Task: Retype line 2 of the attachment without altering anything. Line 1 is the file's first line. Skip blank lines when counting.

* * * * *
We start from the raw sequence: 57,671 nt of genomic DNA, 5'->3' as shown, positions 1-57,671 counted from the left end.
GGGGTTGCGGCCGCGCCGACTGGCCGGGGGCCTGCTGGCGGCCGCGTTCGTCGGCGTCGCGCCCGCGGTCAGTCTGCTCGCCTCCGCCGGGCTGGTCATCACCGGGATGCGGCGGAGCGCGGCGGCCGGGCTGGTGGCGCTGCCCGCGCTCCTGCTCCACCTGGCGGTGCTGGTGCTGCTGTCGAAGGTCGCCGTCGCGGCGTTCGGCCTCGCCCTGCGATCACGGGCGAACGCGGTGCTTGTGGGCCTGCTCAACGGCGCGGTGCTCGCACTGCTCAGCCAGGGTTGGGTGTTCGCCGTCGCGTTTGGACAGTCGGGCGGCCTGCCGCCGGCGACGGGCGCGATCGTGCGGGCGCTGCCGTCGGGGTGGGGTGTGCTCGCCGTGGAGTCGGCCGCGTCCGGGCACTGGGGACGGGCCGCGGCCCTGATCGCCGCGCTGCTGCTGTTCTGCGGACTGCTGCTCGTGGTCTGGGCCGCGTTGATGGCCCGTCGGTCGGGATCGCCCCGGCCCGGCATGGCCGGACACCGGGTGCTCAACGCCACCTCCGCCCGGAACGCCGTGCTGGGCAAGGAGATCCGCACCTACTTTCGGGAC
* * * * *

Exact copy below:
GGGGTTGCGGCCGCGCCGACTGGCCGGGGGCCTGCTGGCGGCCGCGTTCGTCGGCGTCGCGCCCGCGGTCAGTCTGCTCGCCTCCGCCGGGCTGGTCATCACCGGGATGCGGCGGAGCGCGGCGGCCGGGCTGGTGGCGCTGCCCGCGCTCCTGCTCCACCTGGCGGTGCTGGTGCTGCTGTCGAAGGTCGCCGTCGCGGCGTTCGGCCTCGCCCTGCGATCACGGGCGAACGCGGTGCTTGTGGGCCTGCTCAACGGCGCGGTGCTCGCACTGCTCAGCCAGGGTTGGGTGTTCGCCGTCGCGTTTGGACAGTCGGGCGGCCTGCCGCCGGCGACGGGCGCGATCGTGCGGGCGCTGCCGTCGGGGTGGGGTGTGCTCGCCGTGGAGTCGGCCGCGTCCGGGCACTGGGGACGGGCCGCGGCCCTGATCGCCGCGCTGCTGCTGTTCTGCGGACTGCTGCTCGTGGTCTGGGCCGCGTTGATGGCCCGTCGGTCGGGATCGCCCCGGCCCGGCATGGCCGGACACCGGGTGCTCAACGCCACCTCCGCCCGGAACGCCGTGCTGGGCAAGGAGATCCGCACCTACTTTCGGGAC